Exactly how long does it take the IRS to respond to a fax?
With the Internal Revenue Service completely inundated by tax refund requests amid the coronavirus pandemic, getting any reply from them is likely to be painfully slow.
Worse, the closure of tax processing centres, support centres and other IRS offices only serves to worsen the delay.
In fact, the situation has become so dire that the IRS is now allowing their employees to accept and send documents via email.
Not sure how long does it take the IRS to respond to a fax? Want to get the fastest response from the IRS? Read on to find out more.
Why does the IRS still use fax?
The IRS’s reliance on 1960s tech has caused a lot of frustration amidst the coronavirus outbreak.
But the decision to stick to IRS fax phone numbers and getting taxpayers to send fax to the IRS actually has good intentions.
Truth is, the IRS is bound by specific rules that prevent it from making unauthorized disclosures of sensitive taxpayer information.
Before the current pandemic, the IRS chose not to accept emails as they perceived emails to be insecure means of transmission. If the IRS couldn’t guarantee that taxpayer information can be sent over safe and sound, they’d rather not use emails at all.
Taxpayer safety is the IRS’s paramount priority. In mid-2019, They actually announced a stop to the transcript faxing service and amended the form 4506 series to enhance protection of taxpayers from identity theft.
How long does it take the IRS to respond to a fax?
Under normal conditions, the IRS should respond to your fax within 2 weeks from the date of sending. If you provided incomplete or missing information, this may take longer.
For tax returns, you will receive your tax refund within 3 weeks of the data when IRS receives your return if you choose to do so via e-filing. You can expedite this by opting to have your tax return directly deposited into your checking or savings account.
If you mail a paper tax return instead, it may take 6 to 8 weeks to process instead.
Due to the ongoing pandemic however, the IRS is struggling to meet tax refund requests. It has stated clearly that processing paper tax returns is likely to take several weeks longer than usual.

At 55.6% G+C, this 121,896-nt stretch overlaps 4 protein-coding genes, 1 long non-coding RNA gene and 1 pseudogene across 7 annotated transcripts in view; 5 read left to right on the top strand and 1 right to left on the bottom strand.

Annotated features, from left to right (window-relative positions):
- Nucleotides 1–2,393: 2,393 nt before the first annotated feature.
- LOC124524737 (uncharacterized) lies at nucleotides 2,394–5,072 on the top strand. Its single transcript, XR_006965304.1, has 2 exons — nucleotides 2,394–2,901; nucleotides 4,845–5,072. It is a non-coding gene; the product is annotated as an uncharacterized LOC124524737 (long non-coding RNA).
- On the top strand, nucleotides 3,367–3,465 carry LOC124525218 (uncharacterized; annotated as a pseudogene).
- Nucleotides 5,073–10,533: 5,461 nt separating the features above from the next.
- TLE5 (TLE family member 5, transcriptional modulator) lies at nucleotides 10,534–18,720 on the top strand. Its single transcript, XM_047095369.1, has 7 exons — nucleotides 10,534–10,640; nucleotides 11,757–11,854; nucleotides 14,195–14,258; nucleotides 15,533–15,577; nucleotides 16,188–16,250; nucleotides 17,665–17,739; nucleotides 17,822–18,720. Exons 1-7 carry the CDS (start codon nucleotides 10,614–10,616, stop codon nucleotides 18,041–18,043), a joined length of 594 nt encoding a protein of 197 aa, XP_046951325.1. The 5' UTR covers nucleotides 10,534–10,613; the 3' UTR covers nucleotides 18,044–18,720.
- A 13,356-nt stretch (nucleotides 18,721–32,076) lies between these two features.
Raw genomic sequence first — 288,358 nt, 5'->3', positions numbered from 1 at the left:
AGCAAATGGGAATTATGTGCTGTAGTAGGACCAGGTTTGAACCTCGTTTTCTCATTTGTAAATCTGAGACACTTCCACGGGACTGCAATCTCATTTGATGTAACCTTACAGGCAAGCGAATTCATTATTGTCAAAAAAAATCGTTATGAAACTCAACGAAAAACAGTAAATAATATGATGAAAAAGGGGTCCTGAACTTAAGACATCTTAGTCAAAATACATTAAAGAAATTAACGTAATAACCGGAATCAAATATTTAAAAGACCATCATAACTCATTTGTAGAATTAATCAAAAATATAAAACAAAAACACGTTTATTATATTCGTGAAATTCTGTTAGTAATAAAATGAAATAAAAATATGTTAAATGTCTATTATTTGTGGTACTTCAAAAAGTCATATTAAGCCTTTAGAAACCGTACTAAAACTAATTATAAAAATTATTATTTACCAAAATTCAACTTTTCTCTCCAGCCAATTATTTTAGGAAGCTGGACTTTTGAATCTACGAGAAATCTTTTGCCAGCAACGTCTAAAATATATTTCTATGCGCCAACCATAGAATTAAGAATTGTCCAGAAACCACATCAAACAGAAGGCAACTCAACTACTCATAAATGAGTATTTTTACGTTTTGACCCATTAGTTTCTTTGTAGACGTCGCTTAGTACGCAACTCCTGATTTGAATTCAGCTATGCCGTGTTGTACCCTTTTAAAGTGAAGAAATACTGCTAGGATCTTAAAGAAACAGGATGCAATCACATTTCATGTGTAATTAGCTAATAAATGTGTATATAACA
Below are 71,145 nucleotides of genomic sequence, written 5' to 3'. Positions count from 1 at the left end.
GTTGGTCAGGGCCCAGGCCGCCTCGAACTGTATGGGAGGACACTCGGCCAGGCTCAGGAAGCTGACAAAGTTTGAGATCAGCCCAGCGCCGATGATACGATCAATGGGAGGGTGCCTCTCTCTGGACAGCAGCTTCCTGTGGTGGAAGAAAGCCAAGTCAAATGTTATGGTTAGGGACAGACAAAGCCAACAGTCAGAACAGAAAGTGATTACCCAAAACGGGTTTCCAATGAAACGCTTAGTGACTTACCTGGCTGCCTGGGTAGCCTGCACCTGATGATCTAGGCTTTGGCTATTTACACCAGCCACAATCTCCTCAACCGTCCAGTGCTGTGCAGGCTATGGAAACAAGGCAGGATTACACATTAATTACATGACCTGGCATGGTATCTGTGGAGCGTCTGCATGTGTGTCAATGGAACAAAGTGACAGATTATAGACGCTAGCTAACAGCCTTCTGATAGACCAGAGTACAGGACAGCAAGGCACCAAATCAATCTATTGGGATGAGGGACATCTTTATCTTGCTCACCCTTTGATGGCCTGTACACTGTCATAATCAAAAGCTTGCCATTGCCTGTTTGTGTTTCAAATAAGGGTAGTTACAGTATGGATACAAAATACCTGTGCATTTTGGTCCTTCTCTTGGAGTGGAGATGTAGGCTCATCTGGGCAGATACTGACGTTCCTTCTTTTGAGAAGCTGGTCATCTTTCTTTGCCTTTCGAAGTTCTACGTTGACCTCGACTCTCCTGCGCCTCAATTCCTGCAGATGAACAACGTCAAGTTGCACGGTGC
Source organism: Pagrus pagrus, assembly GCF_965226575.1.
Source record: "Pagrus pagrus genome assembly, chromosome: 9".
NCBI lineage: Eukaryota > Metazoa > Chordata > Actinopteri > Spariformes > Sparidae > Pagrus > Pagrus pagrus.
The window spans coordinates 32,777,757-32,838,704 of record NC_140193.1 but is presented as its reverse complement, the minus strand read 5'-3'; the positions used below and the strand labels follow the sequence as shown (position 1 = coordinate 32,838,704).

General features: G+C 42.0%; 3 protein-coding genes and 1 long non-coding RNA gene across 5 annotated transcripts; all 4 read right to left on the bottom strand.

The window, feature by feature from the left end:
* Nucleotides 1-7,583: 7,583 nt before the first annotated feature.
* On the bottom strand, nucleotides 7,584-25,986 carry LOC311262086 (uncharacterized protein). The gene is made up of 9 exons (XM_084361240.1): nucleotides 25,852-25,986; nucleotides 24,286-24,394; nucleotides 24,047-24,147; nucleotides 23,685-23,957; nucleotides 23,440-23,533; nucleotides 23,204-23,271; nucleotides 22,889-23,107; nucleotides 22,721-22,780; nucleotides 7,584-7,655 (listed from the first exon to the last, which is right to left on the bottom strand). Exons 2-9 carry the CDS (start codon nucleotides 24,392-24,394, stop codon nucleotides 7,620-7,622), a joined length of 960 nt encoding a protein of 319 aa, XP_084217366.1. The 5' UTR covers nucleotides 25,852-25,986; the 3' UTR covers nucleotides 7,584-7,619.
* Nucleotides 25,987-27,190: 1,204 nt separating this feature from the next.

How to get the fastest response from the IRS
The IRS is swamped with tax refund requests for now, but that doesn’t mean you should just mope around and hope for quicker returns. Here are some tips to help you get a faster response from the IRS:
Tip 1: E-file instead and regularly check for updates
As mentioned earlier, the IRS now accepts email submissions, and e-filed requests are processed a lot faster than traditional paper tax returns. E-filing your tax request with the IRS ensures that you’ll receive a quicker response than usual.
More importantly, you should note that IRS customer service phone lines are currently unstaffed or understaffed.
Given the deluge of tax requests coming in everyday, you should not wait on the IRS to provide a response. Regularly check in for any updates on the IRS website to see if there have been any developments to your tax request.
Tip 2: If you need to call, try a specialised phone number
The IRS has a general phone number for any taxpayer to easily call and get connected to a customer service employee.
But if you’re already clear on what you need help with, it’s a lot faster to simply dial one of the IRS’s many specialised phone numbers instead.
Here’s a full list of the IRS’s phone numbers, neatly compiled courtesy of NerdWallet.
Tip 3: Send your forms during opening hours
As a general practice, faxes received after business hours are only processed the next business day. If you want a quicker response, make sure to send your tax forms during opening hours.
Tip 4: Make sure you have all the necessary details before filing.
Realising that the IRS fax number is not working or that the IRS fax phone number is down wouldn’t be anywhere as frustrating as timing out halfway when you’re e-filing your tax.
To prevent this, make sure you have all the information you need before proceeding to e-file. Also make sure that you file your tax with the right methods.
If you’re filing tax as an individual, the IRS has multiple recommended options for you. Or if you’re filing for business or as a self-employed taxpayer, you’ll need a different tax filing option among this list.
Also take note that to sign and validate your electronic tax return, you’ll need your prior-year Adjusted Gross Income (AGI) or prior year Self-Select PIN.
Tip 5: Use a mobile fax app instead of waiting in line at the nearest print shop.
You already have to wait in line to have your tax form processed. Don’t wait even longer for the print shop to get your fax done.
Instead of heading over to the nearest print shop, you can simply scan your document and attach it to an email using a convenient mobile fax app like Zap Fax.
Zap Fax is free to download, and you can start using it to scan and fax documents right away. All you need to do is scan, preview, and send.
With Zap Fax, everything you need to get that fax over to IRS is already on your phone. Use your phone camera to get crystal clear faxes, and simply share via email on your mobile device for quick and easy sending to take advantage of the IRS’s new e-filing rules.
Show your support for the IRS
Getting stimulus checks into bank accounts has been a major headache for many Americans, and these are certainly trying times. But no matter how long it takes the IRS to respond to your fax, they need your cooperation to make sure everyone gets the timeliest response.
So now you know how long does it take the IRS to respond to a fax. E-file your tax, and do so as early as you can!